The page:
Volume 7 Number 11 | November 2017
The Fallacy of Training
The training industry in the US alone generates in excess of $100 billion annually. External firms sell programs to companies to teach everything from specific content issues to what are often called “soft skills,” such as priority setting, conflict resolution, decision making, and planning. These are often associated with “getting your ticket punched,” in that you don’t progress without a certain number of these programs under your belt.
We’ve all sat through them (or taught them). They tend to have very little impact in the longer term despite the fact that they require time off the job and significant additional investment (travel, overtime, etc.).
The Wrong Default
Many of you default to training. You envision a classroom of some sort—real or virtual—and an instructor or facilitator taking people through a curriculum of some kind. The problem here, beyond the fact that such training is rarely effective, is that you can usually only charge fees based on the numbers of people (called “head count”), or the day, or even the hour. Some charge for materials.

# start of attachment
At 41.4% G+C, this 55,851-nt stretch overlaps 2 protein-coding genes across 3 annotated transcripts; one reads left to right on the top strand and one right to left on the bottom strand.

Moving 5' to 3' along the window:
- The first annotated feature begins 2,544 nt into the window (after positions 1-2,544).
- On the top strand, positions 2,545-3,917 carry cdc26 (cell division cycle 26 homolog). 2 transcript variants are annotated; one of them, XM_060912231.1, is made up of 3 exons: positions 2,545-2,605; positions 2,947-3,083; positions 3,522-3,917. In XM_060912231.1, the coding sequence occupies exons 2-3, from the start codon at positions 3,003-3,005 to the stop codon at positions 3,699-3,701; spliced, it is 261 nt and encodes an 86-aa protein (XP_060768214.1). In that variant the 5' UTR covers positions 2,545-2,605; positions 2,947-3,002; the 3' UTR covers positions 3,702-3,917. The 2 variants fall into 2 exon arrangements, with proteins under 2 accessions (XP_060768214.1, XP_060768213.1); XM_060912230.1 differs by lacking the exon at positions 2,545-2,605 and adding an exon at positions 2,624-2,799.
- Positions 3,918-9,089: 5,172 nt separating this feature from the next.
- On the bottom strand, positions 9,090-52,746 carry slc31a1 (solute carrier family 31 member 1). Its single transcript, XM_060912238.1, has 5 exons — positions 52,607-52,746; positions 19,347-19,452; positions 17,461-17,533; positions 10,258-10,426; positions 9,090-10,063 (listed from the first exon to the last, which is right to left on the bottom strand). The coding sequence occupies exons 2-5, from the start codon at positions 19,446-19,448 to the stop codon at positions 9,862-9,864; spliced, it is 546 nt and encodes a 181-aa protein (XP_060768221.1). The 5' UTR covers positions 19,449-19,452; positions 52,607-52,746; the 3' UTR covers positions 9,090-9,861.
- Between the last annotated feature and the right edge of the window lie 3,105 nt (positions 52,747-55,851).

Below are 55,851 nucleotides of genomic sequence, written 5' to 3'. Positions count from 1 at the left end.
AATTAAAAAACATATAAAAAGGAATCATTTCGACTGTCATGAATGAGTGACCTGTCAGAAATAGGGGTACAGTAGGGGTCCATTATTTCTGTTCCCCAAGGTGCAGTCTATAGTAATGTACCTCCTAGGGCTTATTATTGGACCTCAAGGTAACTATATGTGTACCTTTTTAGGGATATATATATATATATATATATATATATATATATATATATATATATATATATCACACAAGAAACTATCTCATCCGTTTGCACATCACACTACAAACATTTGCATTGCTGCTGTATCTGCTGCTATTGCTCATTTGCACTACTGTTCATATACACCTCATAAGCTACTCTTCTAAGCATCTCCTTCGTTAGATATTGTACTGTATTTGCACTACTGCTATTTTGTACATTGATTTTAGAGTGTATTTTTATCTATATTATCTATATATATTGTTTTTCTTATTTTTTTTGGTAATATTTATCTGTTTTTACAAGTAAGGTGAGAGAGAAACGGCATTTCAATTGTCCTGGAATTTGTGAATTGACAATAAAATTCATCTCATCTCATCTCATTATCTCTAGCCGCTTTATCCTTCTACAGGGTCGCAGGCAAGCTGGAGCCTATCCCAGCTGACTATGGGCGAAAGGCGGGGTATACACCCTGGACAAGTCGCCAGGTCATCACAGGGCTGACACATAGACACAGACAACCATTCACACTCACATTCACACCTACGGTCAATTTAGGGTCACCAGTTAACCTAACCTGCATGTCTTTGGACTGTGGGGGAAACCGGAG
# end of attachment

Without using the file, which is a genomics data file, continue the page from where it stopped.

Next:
Why does this happen?
• You deal with HR people who see their roles solely as providing classroom training evaluated through smile sheets and participant happiness.
• You don’t see yourself as an advisor or expert but as a trainer.
• It’s easy to plan your time and income based on clearly delineated time frames.
• You respond to an easily described prospect request.
• You’ve always done it this way.
Training firms have traditionally been opposed to business metrics to evaluate the success of their programs because the lack of ROI would threatened their revenues. They argue that “soft skills” can’t be measured or that training is environmentally dependent. HR doesn’t want a measurement of their output, only of their input (conducting programs). Management feels that they have fulfilled requirements by simply spending the money (amazingly, this includes areas such as diversity training).
In fact, skills building occurs best when it includes application on the job, oversight by immediate supervisors, accountability for implementation, and rewards for success. None of that is accomplished in a classroom.
Think about reassessing your priorities for business improvement with clients. Counterintuitively, training as traditionally applied seldom results in skills improvement.
So why do it that way?
© Alan Weiss 2017